A Tintoretto rediscovered

The newly revealed Tintoretto after cleaning. ©National Trust

Kingston Lacy, in Dorset, is a house full of treasures, as I touched on in a previous post. The early Victorian aesthete William Bankes was such a voracious collector that some of his acquisitions have had to remain in store.

One of these hitherto unseen objects is a large octagonal painting by Venetian artist Tintoretto (1518-1594) which is now being revealed to the public for the first time.

Kingston Lacy. The steps from the South Terrace are flanked by Italian well-heads installed by William Bankes. ©NTPL/Richard Pink

When the National Trust acquired Kingston Lacy in 1981 the painting was in poor condition. At that time there were many other pressing priorities at Kingston Lacy, but following successful fundraising the picture has now received full conservation treatment.

The Tintoretto at the start of the treatment: Two small test areas have been cleaned. ©National Trust

It was sent to the Hamilton Kerr Institute near Cambridge for analysis and treatment. The thick, discoloured varnish and darkened areas of earlier retouching were removed, the original canvas was strengthened and the paint losses were carefully filled in.

Detail of the picture after the removal of varnish and overpaint and before retouching. ©National Trust

The Hamilton Kerr experts also carried out paint analysis, x-rays and infrared reflectography in order to help confirm that this painting is in fact by Tintoretto. Its previous grimy condition had made some experts doubt that it was by him.

However, as Tina Sitwell, the NT’s Paintings Conservation Adviser, has said, the cleaning process has revealed the sheer quality and energy characteristic of Tintoretto.

Retouching in progress. ©National Trust

It is not known when exactly Bankes bought the picture, and its previous history is also unclear. It is first recorded at Kingston Lacy in about 1850 when it was hanging in the Dining Room, where it will now be on display again.

The Dining Room at Kingston Lacy. ©NTPL/Andreas von Einsiedel

Mystery also surrounds the meaning of the picture. The central figure is probably Apollo, but he could also be Hymen, god of marriage. The figure holding a book and being crowned with flowers is probably a poet. Hercules hovers in the top left corner and Fortune holds a cornucopia.

Detail of one of the boxwood doors of the Dining Room, showing a flute-playing putto echoing the putti in the Tintoretto. ©NTPL/James Mortimer

But it is not clear what is actually happening. What is the significance of the gold objects under Apollo/Hymen’s feet? Why has a large die showing the number five been placed next to Fortune? What is Hercules’s role? What is the relationship between the ‘poet’ and the pale female figure on the right?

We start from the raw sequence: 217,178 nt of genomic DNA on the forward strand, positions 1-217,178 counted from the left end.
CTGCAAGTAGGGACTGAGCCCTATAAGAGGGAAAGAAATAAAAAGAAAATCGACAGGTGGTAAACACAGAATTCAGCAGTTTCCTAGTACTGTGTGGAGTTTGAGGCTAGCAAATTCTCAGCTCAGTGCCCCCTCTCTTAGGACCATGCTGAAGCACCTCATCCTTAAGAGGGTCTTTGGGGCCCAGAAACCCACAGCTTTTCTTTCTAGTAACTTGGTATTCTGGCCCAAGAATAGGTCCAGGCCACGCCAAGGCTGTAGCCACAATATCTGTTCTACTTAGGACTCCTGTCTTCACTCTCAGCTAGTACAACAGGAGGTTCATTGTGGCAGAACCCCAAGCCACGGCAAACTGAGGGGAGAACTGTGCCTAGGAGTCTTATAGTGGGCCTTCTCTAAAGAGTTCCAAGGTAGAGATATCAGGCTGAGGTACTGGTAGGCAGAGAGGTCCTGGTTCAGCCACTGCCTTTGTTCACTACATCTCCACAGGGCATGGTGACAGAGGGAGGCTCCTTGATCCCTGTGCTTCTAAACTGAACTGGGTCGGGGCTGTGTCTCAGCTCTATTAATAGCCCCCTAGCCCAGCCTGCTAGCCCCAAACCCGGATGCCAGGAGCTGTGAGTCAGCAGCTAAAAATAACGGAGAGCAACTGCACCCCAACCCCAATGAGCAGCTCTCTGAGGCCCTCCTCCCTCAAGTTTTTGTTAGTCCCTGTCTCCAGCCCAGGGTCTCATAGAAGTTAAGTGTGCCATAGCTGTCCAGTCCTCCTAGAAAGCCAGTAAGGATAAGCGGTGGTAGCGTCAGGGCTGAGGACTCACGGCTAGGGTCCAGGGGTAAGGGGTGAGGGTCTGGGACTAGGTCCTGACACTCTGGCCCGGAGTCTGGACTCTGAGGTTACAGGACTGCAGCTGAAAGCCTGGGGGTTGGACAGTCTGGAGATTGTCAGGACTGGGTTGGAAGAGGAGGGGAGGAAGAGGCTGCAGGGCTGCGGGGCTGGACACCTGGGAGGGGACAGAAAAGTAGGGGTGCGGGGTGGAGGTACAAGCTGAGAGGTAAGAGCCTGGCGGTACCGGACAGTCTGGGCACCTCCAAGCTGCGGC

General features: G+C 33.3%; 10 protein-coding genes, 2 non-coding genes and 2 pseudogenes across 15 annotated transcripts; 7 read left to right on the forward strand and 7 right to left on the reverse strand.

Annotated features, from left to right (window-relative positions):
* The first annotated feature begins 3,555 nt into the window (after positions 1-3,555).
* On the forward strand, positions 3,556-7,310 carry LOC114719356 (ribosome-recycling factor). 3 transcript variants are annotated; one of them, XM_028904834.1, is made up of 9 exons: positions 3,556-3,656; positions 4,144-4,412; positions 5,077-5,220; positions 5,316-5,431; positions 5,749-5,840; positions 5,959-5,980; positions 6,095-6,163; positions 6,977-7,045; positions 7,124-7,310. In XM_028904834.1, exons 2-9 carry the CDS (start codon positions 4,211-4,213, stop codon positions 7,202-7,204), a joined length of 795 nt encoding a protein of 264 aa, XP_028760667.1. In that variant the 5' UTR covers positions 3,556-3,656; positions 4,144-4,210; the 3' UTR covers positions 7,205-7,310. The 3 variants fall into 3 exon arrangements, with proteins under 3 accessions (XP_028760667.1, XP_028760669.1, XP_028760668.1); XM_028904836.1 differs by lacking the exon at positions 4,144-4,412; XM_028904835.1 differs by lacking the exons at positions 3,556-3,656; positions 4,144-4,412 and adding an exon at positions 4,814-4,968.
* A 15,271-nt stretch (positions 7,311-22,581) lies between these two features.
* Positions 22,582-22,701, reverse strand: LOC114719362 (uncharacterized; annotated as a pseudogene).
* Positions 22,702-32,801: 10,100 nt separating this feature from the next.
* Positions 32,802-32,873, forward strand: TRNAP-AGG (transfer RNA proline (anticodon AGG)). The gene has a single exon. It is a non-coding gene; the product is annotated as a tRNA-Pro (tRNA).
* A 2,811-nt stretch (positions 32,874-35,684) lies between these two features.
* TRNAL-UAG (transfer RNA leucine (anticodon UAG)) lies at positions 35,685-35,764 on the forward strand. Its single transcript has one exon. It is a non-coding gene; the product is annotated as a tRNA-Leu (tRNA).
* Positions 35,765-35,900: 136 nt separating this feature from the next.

Detail of a seventeenth century Italian coffer in the Dining Room. William Bankes was adept at creating subtle combinations of fine and decorative art and furnishings. ©NTPL/Andreas von Einsiedel

Do let me know if you think you can answer some of these questions. Further information on the picture can be accessed here.

9 Responses to “A Tintoretto rediscovered”

  1. columnist Says:

    What a magnificent transformation of the Tintoretto, and thank you for the post about it and Kingston Lacey.

  2. Emile de Bruijn Says:

    I am glad you like it – yes it is testament to the conservators’ skills.

  3. Karena Says:

    Emile, I am in awe of grand works of art like this. Thank goodness for conservators and those who can recognize these; even when found in poor condition!

    Art by Karena

  4. Emile de Bruijn Says:

    Being a painter yourself you can obviously appreciate the work involved 🙂

  5. Toby Worthington Says:

    I cannot answer a single one of those pertinent questions to do with
    meaning or iconography despite being an admirer of Tintoretto but
    oh, what a thrilling post this was! This sort of thing is like food and
    drink to me. Though why anyone ever doubted that this canvas was
    a Tintoretto is most surprising when it manifests his style in an
    almost iconic way. In younger days I used to steal his figures for inclusion
    into schemes of decorative painting, and those ladies in the Kingston Lacey
    canvas are entirely typical of Tintoretto’s foreshortening of figures and
    the degree of bodily contortion.

  6. Emile de Bruijn Says:

    How interesting to have your assessment from a painter’s point of view. You would probably agree that copying is the best way to analyse and appreciate a picture.

  7. Hels Says:

    Now this is intriguing. It is not known when exactly Bankes bought the picture, and its previous history is also unclear. It is first recorded at Kingston Lacy in about 1850 when it was hanging in the Dining Room. But even if Bankes was such a voracious collector that some of his acquisitions have had to remain in store, why was it damaged? Perhaps Bankes himself was not certain that he had an old master, worth a fortune, in his collection.

  8. Emile de Bruijn Says:

    It was probably in reasonable condition when acquired by Bankes, but since then it doesn’t seem to have received much treatment, so over the ensuing 130 years or so the previous retouchings and the varnish discoloured and the surface began to flake.

    Bankes himself seems to have thought it was by Tintoretto, and that it came from the Palazzo Grimani in Venice. However, recent research has found no record of such a painting ever having been at that palazzo, so that may have been a dealer’s embellishment, to give the picture some added glamour!

  9. S.E.Hendriksen Says:


    “The Festival of Anthesteria” – in honor to Dionysus the wine God …(the flower festival part)

    Please send me an e-mail adress, then I’ll FW a photo showing the names of the persons present on the painting.

    Kind regards

    Greenland Art Review

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